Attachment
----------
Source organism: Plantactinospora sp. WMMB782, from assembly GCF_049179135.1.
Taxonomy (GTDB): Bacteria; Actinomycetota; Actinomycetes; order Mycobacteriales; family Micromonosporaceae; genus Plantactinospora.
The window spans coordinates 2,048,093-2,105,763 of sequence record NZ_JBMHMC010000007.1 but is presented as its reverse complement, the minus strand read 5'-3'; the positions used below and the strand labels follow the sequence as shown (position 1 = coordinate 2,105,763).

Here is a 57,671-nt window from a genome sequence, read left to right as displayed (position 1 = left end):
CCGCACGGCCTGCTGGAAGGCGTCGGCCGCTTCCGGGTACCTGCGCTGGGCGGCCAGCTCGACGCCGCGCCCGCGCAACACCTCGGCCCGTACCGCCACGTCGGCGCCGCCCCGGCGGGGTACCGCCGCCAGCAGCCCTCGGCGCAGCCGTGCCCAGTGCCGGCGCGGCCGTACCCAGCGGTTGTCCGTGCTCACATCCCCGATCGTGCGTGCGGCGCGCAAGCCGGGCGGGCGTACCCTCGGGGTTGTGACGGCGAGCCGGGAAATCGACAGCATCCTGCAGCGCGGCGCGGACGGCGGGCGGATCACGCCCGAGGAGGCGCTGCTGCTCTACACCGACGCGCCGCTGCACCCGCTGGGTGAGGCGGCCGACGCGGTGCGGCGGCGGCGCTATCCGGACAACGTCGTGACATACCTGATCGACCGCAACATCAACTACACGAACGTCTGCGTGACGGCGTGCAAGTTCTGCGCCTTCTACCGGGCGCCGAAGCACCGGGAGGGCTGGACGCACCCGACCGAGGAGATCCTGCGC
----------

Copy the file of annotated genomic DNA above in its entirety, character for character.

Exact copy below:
Source organism: Plantactinospora sp. WMMB782, from assembly GCF_049179135.1.
Taxonomy (GTDB): Bacteria; Actinomycetota; Actinomycetes; order Mycobacteriales; family Micromonosporaceae; genus Plantactinospora.
The window spans coordinates 2,048,093-2,105,763 of sequence record NZ_JBMHMC010000007.1 but is presented as its reverse complement, the minus strand read 5'-3'; the positions used below and the strand labels follow the sequence as shown (position 1 = coordinate 2,105,763).

Here is a 57,671-nt window from a genome sequence, read left to right as displayed (position 1 = left end):
CCGCACGGCCTGCTGGAAGGCGTCGGCCGCTTCCGGGTACCTGCGCTGGGCGGCCAGCTCGACGCCGCGCCCGCGCAACACCTCGGCCCGTACCGCCACGTCGGCGCCGCCCCGGCGGGGTACCGCCGCCAGCAGCCCTCGGCGCAGCCGTGCCCAGTGCCGGCGCGGCCGTACCCAGCGGTTGTCCGTGCTCACATCCCCGATCGTGCGTGCGGCGCGCAAGCCGGGCGGGCGTACCCTCGGGGTTGTGACGGCGAGCCGGGAAATCGACAGCATCCTGCAGCGCGGCGCGGACGGCGGGCGGATCACGCCCGAGGAGGCGCTGCTGCTCTACACCGACGCGCCGCTGCACCCGCTGGGTGAGGCGGCCGACGCGGTGCGGCGGCGGCGCTATCCGGACAACGTCGTGACATACCTGATCGACCGCAACATCAACTACACGAACGTCTGCGTGACGGCGTGCAAGTTCTGCGCCTTCTACCGGGCGCCGAAGCACCGGGAGGGCTGGACGCACCCGACCGAGGAGATCCTGCGC